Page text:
We've all read the articles about how resolutions evaporate by this time in January. I hope that's not the case for you, but let me suggest something that is more effective than resolutions: INTENTIONS.
Do you know what your intention is for today? Do you start the day and think,
"I intend to..."
I think one of the greatest keys to success is to be INTENTIONAL. What do I mean by that? I think that being intentional means to be clear and committed to what you want to accomplish. Of course, you need to respond to telephone calls and emails and you need to have "down time." Let's be realistic.
My approach is to start with long-term goals: family, experiential, spiritual and influential (see Mark Batterson's book, The Circle Maker) . These kind of goals range from taking our grandchildren to Legoland in Denmark (our son isn't married, yet) to giving a TED talk. Then I review my long-term goals each year and develop annual goals by starting with the progress towards these goals that I want to achieve. Other goals come from the different roles I play, e.g., work, family, service -- and what Stephen Covey called "Sharpening the Saw," i.e., taking care of myself (yes, there's ALWAYS a weight-loss goal in there!). Then each month, I look at those annual goals and figure out the next steps to do to achieve those goals. Then each week, I look at the monthly targets and determine how to allocate my time. And that's how I get to my intention.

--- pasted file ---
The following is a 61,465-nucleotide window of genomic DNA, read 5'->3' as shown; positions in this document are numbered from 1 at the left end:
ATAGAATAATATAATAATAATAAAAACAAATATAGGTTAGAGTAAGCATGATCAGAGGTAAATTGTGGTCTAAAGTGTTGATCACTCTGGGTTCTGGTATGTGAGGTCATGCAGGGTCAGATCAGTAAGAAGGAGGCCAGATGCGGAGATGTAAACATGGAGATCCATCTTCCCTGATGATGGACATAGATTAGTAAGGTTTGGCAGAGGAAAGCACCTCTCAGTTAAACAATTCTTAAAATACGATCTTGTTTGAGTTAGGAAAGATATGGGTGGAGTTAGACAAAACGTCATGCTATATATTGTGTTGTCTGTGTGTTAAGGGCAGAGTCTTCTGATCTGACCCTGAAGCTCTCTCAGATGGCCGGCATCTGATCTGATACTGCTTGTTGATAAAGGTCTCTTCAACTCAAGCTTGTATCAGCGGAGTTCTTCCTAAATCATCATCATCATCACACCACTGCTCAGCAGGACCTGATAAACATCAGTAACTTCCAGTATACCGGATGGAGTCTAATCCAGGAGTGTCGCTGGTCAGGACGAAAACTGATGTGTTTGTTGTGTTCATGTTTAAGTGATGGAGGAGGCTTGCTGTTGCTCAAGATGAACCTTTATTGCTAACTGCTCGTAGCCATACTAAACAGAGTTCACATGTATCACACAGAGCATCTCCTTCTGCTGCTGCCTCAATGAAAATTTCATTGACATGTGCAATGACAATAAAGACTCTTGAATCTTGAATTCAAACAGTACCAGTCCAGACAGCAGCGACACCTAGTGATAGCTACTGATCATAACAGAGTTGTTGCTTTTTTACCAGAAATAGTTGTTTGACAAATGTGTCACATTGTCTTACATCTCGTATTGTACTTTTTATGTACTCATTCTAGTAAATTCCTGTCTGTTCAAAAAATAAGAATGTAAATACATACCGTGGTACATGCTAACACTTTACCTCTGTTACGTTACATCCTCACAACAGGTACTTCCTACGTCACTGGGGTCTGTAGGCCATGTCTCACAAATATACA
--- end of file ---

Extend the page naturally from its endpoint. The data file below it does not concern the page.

I might block time on my schedule to achieve that intention, or I might just make a note on a particular day (my todo lists are only day-by-day) to remind me of that intention. Do I watch TV? Absolutely (I just totally binged on The Man in the High Castle)! Am I on Facebook? Sure. But when I waste time with activities like this it's OK, because I have done what I intended to do. It's what Neil Fiore calls "guilt-free play" in The Now Habit.
Sounds too easy, right? Academic, even. So why are so many people stressed and depressed? Why is it hard for some people to retire? I believe it's a lack of intention, just going from one thing to the next. Building up the todo list. Lacking the system and support to be accountable.
Try it. Set one intention for the next week. Be realistic. Revisit it every day -- and I'll bet you'll achieve it. And at some point, set your intention to develop those long-term goals (they don't have to be perfect, they are private and you can change them) and you can drill down from there.
I hope you INTEND to let me know how it goes!
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